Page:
Cook opened Virginia Cook, Realtors with business partner Sheila Rice in 1999. They have grown into one of the largest residential real estate companies in North Texas with a number of top-producers who are members of the LGBT community. They have offices in Plano, Sherman and Fort Worth as well as several locations in Dallas, including one at 2626 Cole Ave. in Oak Lawn.

The combined company will have more than 500 residential agents with headquarters on Sherry Lane near Preston Center in North Dallas.
The company will retain both the Virginia Cook and David Griffin Company brands.

“This merger feels very natural. I started my career working for Virginia at Henry S. Miller,” David Griffin said. “We worked together for five years.”

“Our firms have complementary strengths,” said Cook. “The opportunity to bring together the agent talent, marketing resources, industry and community connections of our two firms is very exciting.”

Griffin said the combination offers scale of economy. He’ll have more tech options and, with a larger sales force, more training options.
Rice said that Griffin adds “authoritative understanding of close-in neighborhoods.”

Griffin said he gains multi-office visibility, Cook’s relocation division and excellent management experience.

This article appeared in the Dallas Voice print edition August 27, 2010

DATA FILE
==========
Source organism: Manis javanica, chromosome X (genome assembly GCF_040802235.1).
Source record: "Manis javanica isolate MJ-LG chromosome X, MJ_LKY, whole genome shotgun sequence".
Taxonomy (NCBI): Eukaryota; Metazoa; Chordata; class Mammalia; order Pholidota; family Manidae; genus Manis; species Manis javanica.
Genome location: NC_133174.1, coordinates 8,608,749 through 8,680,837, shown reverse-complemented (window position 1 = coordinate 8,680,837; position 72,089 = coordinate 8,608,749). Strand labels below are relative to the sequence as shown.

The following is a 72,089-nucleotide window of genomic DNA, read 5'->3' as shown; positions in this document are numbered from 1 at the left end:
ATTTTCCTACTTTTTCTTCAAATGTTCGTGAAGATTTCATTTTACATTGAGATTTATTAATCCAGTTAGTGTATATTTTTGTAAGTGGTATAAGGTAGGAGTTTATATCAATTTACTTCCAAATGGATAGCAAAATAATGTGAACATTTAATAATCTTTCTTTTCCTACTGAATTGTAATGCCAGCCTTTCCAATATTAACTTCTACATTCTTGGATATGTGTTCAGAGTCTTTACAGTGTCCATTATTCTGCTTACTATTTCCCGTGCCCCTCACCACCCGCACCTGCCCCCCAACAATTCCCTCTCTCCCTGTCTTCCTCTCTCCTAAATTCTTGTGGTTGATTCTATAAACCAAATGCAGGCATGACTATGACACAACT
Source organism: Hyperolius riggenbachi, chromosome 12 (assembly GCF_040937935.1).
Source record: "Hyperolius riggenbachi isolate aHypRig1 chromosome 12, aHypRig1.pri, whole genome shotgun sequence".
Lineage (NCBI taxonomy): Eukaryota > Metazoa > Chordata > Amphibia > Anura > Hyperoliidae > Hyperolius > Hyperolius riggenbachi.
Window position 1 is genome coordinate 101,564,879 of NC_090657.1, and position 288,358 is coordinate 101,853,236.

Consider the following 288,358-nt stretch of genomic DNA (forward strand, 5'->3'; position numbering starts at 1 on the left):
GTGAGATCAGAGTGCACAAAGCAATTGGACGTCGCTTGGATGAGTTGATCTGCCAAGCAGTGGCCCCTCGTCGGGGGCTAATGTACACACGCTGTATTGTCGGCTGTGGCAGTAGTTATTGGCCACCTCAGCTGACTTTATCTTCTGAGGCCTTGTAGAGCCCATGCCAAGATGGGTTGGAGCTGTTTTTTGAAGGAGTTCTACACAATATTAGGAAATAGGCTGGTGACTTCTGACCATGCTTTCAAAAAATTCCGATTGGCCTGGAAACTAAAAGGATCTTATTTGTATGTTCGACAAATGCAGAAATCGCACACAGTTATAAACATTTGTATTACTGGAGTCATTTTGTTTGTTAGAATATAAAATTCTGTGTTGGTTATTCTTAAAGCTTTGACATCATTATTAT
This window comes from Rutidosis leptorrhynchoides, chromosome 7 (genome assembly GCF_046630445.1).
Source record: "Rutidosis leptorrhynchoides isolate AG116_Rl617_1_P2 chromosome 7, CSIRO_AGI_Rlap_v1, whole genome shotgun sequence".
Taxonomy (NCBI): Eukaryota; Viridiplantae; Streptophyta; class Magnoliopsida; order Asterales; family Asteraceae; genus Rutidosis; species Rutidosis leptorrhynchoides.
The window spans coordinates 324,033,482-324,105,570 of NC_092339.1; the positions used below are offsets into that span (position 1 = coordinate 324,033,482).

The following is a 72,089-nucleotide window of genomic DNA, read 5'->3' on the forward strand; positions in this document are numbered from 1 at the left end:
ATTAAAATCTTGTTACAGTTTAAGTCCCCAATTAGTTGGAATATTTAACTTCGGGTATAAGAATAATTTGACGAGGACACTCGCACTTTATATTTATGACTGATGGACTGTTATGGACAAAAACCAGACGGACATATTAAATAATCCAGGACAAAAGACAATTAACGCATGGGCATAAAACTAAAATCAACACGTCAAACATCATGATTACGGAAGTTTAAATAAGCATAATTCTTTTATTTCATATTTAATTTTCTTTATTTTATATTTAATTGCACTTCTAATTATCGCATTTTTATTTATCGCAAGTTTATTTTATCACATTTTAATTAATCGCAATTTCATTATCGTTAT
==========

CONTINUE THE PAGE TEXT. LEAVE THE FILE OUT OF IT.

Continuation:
—  Kevin Thomas

Gay-owned Dallas salon collecting hair, nylons, other items to help mop up oil spill

Booms made from donated hair, fur and nylons (Matter of Trust)
Booms made from donated hair, fur and nylons (Source: Matter of Trust)

A local gay-owned salon is collecting dry-hair clippings and other items to help mop up the oil spill in the Gulf of Mexico.

Jason Thomas, co-owner of Salon Madrid in Preston Center, said the business has long been a member of Matter of Trust, the San Francisco charity that’s organizing the “hairlift”:

We wanted to get the word out to the general public and salons in the Dallas area that we are collecting the following: dry hair clippings, new or used nylons (come on, “girls,” put those torn nylons to good use), wool sweaters, old fur coats, feathers (perhaps those old boas that need to be retired anyway), etc.
Anyone can come to the salon in the Preston Center and drop off their donations and we will make sure it gets to the volunteers on the Gulf Coast who are making the mats for the huge oil spill heading their way.
This could be catastrophic for this marshlands and wildlife all up the coast if we don’t band together and help.

The salon is at 6003 Berkshire Lane.

—  John Wright